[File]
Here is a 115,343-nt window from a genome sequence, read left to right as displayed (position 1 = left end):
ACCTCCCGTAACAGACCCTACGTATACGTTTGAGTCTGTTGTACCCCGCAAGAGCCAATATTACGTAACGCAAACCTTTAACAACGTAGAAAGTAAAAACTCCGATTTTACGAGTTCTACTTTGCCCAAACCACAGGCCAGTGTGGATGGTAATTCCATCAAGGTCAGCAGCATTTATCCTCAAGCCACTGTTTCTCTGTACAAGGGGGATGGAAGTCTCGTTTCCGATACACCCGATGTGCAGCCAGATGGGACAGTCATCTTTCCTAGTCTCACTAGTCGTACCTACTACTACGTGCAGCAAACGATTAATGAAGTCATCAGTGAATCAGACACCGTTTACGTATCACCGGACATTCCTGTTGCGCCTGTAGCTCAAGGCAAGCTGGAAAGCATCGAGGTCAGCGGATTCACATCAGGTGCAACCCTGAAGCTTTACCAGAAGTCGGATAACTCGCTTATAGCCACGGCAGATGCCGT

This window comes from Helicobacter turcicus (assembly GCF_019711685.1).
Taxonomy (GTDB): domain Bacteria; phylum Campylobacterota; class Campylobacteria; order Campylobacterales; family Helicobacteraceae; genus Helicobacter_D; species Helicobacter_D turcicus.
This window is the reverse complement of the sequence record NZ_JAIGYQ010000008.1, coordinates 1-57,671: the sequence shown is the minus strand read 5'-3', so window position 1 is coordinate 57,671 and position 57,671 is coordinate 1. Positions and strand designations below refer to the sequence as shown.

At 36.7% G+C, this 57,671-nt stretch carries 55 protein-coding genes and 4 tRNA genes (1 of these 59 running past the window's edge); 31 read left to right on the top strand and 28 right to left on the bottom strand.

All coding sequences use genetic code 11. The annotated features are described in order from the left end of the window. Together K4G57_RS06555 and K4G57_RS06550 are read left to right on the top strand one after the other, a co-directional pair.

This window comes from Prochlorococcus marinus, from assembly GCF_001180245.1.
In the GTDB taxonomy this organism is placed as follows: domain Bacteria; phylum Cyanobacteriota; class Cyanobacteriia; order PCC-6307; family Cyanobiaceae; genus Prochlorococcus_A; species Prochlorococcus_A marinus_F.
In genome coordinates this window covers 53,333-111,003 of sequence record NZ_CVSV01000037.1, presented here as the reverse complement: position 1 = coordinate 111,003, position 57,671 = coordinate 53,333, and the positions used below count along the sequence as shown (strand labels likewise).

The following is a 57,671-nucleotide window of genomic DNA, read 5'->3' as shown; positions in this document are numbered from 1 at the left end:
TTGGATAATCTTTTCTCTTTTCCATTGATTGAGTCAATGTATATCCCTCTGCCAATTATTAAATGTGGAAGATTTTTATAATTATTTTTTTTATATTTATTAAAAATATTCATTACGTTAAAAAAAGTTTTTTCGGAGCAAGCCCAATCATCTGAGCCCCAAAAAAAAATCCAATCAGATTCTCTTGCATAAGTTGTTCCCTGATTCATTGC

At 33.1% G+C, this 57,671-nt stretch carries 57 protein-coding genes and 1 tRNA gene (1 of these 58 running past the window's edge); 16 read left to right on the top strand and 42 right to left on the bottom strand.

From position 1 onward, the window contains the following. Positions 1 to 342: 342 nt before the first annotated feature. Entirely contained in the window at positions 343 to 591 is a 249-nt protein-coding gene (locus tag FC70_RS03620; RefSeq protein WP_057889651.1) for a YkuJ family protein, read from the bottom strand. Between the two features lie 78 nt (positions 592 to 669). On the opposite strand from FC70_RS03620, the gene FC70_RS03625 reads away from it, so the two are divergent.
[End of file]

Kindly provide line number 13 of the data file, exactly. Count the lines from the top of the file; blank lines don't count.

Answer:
At 33.1% G+C, this 57,671-nt stretch carries 57 protein-coding genes and 1 tRNA gene (1 of these 58 running past the window's edge); 16 read left to right on the top strand and 42 right to left on the bottom strand.